Shamai Larsen remembers shaking hands with Gen. Raymond Odierno, the Chief of Staff of the Army, after helping the JBLM womens active duty team clench first place in the 2012 Army Ten-Miler in October.
Larsen said, It was super intimidating and crazy, but it was from being a runner, not anything else. (Running) has opened so many doors for me as far as the Army goes.
Now a first lieutenant and company executive officer with 62nd Medical Brigade, Larsen didnt commit herself to running until years after she enlisted in the Army. She was 23, and a dental NCO at Fort Campbell, Ky., when she just decided to run a marathon.
A sergeant first class at her clinic inspired her to lace up.
She was really fast and ran a marathon. I thought she was pretty cool, and I wanted to be like her, Larsen said. The Dillingham, Alaska native strode toward her new goal alone. She ran whenever she found time. After a month and a half of training, Larsen ran all 26.2 miles of her first marathon the first race of her life.
I knew nothing about running. I just started running on my own, at night and after work. Just running more and more and more, she said.
Larsens next step as a runner came simultaneously with a step up in her career. She enrolled in Austin Peay State University in Tennessee under the Armys Green to Gold Program, where enlisted Soldiers can earn their commission through a combination of college and military training.
The assistant coach of Austin Peays track and field team recruited Larsen at the second race of (her) life, a 5K run, only four months after her first marathon. She went to practice the next day.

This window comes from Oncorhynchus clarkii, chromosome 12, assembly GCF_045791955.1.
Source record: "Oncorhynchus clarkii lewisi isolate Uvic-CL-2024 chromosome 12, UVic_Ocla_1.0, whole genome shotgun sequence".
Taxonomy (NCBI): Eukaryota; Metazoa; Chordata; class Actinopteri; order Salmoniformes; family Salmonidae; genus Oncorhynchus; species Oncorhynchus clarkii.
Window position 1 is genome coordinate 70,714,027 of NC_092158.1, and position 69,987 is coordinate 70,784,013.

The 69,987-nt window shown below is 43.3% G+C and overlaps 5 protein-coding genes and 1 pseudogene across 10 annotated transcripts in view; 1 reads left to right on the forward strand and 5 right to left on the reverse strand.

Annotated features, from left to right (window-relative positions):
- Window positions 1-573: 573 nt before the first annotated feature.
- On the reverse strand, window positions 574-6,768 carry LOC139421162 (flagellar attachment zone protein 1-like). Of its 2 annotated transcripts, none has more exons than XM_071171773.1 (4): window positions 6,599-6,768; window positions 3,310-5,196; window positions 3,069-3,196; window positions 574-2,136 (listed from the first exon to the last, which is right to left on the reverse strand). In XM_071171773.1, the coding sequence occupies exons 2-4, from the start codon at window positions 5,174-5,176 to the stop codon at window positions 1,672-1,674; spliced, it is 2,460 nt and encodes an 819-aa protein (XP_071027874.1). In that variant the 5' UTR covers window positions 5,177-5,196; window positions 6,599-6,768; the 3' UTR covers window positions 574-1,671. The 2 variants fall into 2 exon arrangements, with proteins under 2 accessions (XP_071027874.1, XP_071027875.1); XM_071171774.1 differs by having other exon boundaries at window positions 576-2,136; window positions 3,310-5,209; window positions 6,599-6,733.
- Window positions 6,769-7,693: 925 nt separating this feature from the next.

I enlisted right out of high school, so I didnt think I was going to get that college experience. Being a student athlete really made that come true, Larsen said.
Joining the Division I team at Austin Peay was a whirlwind and amazing experience.
Doug Molnar, head coach of track and field at Austin Peay State University, described Larsen as, One hard worker. She worked from the crack of dawn until after dark.
Having only started competitively running after joining the Army, Larsen and Molnar knew her teammates and competitors would have experience on their side and that she would have to catch up. Her experienced teammates brought her up to NCAA-speed.
Molnar remembered sitting with Larsen in his office and going over her goals.
She said she just didnt want to finish last, he recalled. I remember telling her Dont worry, you wont. And she didnt not during her first collegiate race, or since.
At Austin Peay, running became a lifestyle, she said. Its not even really a choice. I dont really feel normal if Im not running almost everyday.
Larsen recently traded road races, like the Army Ten-Miler, for mountain trail races where shes found her niche. I dont really like running on the road anymore. I think Im retired, she said.
Adopting a runners lifestyle has changed more than her level of fitness. She has like-minded friends, eats healthier and feels accomplished.
Its never been about her finish times other than not being last or the competitiveness of sport. She said running is about the experience. Like the experience of her last road race, the 2012 New York City Marathon. Facing a canceled race in the wake of Hurricane Sandy, Larsen was momentarily set back. She prepared for one of the most famous runs in the world by joining 20,000 other runners for laps around Central Park. She said the sense of community was common among her trail running friends, and a reason she prefers dirt to asphalt.
The way the runners rallied together without any official organization was almost better than running the marathon, she said.
For another first, Larsen plans to run the Deception Pass 50K in Oak Harbor, Wash., Dec. 8, her longest trail run. Its just a part of who I am now, and it will always be in my life, she said.
Larsen may have retired from the road, but she has no plans to stow her running shoes any time soon.